Murphy’s first try at drag racing was in 1964 after being offered an Oldsmobile 442 by the LA and Orange County Dealers Association, prepped by MOPAR legend Dick Landy. After gaining major sponsorship from STP, Paula Murphy became the first woman to receive a licence from the National Hot Rod Association to drive a nitro-fueled vehicle, in her case a 392ci (6.4L) Hemi V8 powered Ford Mustang funny car, which ran low 8 second passes throughout 1967. 

STP switched up Murphy’s funny cars every three years, going through a series of MOPAR muscle-car-based performance cars, including a Plymouth Barracuda and a Plymouth Duster. 

In 1974, Murphy ended up in a serious crash when the throttle stuck open on the hydrogen-peroxide jet-powered car she was driving. After crossing the finish line at Sears Point Raceway at approximately 300mph, Murphy escaped with a broken neck. After recovering, she continued competing in various different motorsports until her retirement in 1976. 

Paula Murphy has since been inducted into the NHRA hall of fame, as well as being one of only two female drag racers to be inducted into the Motorsports Hall of Fame of America, alongside Shirley Muldowney. 

Paula Murphy - First Woman Liscenced to Drive a Nitro-fueled Car 


5- Shirley Shahan- First woman to win an NHRA Pro event

In the 60s, a woman drag racing wasn’t the norm. A woman working full time, raising three kids, participating in fast-pitch softball AND drag racing… well then you’ve got Shirley Shahan. 

Shahan first picked up her interest in motorsports from her father, who raced dirt-circle track cars. As a teen, she’d go to the track with him and help him wrench the cars and learning the basics. She began competing in drag racing at only 17, and after marrying her drag racing husband, H.L Shahan, they formed a formidable team and tore up the strips. 

In 1959, Shahan won the first Bakersfield March Meet in her 1958 four-on-the-floor manual Chevy, in the Superstock class in a field of 40 men, including drag racing legends Don Nicholson and Arlen Vanke.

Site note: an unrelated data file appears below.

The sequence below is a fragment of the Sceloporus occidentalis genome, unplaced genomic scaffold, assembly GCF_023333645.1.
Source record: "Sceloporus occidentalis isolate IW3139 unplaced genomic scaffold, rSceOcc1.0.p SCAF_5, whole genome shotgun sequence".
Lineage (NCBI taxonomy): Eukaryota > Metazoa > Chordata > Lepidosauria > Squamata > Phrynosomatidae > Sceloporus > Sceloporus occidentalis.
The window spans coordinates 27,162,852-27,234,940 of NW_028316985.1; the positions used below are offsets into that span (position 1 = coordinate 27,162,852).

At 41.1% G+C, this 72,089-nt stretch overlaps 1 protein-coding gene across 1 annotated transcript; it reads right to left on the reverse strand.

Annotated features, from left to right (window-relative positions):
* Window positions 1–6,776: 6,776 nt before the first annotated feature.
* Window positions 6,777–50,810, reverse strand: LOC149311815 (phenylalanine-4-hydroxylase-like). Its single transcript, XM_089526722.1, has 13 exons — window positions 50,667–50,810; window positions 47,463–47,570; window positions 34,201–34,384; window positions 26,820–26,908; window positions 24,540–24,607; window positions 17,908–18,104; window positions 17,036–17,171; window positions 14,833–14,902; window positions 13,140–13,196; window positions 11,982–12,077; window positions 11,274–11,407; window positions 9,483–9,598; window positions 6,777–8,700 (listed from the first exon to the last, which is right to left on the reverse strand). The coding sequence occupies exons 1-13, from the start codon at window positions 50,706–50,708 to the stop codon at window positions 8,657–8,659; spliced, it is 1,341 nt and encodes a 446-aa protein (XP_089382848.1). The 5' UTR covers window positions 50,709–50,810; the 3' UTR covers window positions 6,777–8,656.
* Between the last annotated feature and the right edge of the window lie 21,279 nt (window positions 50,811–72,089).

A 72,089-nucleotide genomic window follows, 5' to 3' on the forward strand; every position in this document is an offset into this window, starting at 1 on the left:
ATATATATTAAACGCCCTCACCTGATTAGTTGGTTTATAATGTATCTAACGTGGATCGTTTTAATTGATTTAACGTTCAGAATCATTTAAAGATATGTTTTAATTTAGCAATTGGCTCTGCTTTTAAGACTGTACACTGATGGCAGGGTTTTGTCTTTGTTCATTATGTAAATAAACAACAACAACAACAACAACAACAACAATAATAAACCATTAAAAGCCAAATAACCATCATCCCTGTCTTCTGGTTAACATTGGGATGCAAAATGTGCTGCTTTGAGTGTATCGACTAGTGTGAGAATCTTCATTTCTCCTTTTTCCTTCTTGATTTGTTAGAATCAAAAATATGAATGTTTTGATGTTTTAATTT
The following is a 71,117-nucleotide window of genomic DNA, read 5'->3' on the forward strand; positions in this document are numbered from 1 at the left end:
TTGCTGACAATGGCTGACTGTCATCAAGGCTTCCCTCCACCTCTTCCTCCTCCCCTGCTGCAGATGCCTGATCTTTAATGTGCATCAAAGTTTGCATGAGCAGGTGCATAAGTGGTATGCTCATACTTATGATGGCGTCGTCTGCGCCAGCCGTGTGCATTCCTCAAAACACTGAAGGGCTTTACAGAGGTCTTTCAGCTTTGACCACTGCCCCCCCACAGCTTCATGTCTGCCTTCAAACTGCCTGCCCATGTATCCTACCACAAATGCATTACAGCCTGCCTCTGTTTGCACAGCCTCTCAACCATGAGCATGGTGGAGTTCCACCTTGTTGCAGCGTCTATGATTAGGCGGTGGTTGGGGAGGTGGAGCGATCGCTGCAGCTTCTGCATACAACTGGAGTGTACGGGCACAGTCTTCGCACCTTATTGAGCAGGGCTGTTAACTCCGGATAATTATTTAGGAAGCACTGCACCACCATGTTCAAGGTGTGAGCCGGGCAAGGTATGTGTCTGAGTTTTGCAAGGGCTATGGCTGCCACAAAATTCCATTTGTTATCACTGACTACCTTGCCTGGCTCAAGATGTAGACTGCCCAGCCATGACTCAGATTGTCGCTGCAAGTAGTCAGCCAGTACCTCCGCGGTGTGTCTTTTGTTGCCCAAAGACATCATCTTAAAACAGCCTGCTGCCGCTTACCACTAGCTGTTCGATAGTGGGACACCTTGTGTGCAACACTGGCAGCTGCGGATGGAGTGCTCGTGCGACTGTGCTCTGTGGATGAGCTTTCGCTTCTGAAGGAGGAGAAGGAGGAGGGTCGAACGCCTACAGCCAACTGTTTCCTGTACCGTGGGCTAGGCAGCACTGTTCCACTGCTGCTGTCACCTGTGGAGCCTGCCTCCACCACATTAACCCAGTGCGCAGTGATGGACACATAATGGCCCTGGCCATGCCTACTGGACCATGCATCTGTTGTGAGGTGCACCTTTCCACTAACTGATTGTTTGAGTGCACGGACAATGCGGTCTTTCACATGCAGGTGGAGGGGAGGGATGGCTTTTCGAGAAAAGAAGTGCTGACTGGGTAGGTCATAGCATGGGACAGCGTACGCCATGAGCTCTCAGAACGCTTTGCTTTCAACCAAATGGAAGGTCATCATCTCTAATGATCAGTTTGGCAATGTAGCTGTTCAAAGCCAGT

In 1965, Shahan landed a major sponsorship from Chrysler. The series of Chrysler Corp ‘Drag-On-Lady’ cars she drove, tuned by her husband H.L, were powered by the legendary MOPAR 426ci Hemi engine; the 7L V8 engine that dominated the drag strips at the time, especially in the Superstock classes. These Hemi Plymouths and Dodge Challengers were factory-built race cars and usually only built for racers that they sponsored. 

In 1965, Shahan won the Superstock Class crown in her ‘65 Plymouth Belvedere after ripping down the track in 11.26 seconds, making her the first woman to win an NHRA Pro event. Shahan shot to national fame, and the NHRA went along for the PR ride, arranging match races to bring in the crowds. 

Switching from Chrysler to AMC in 1969 to drive an AMX, a year later Shahan raced a 9.8 second AMC Hornet for the NHRA’s inaugural year for Pro Stock class. In 1973, when AMC decided to focus their race budget elsewhere, Shirley retired from driving. 

To this day, Shahan still attends the Hot Rod Reunion at Bakersfield and other NHRA events at Pomona and Phoenix. She doesn’t see herself as a female racing pioneer, saying “I just loved to go racing”, but we know for sure she’s an important part of racing history. 

Shirley Shahan- First woman to win an NHRA Pro event

Pioneering Women in Motorsports

Since Paula Murphy received her licence to drive nitro-fueled cars, 13 other women gained licences from the NHRA to race in her class, four of whom have won an NHRA national event in the class. A motivational speaker who encourages people to follow their passions, Lyn St James even started her own foundation to help women in motorsports. 

All of these women have left a lasting legacy, paving the way for the likes of UK female racing drivers Susie Wolff and Jamie Chadwick to follow in their footsteps. Overall, motorsports is now a much more inclusive area of competition and more accessible to all hidden speed royalty who just want to get out on the track.

Author: Niamh Smith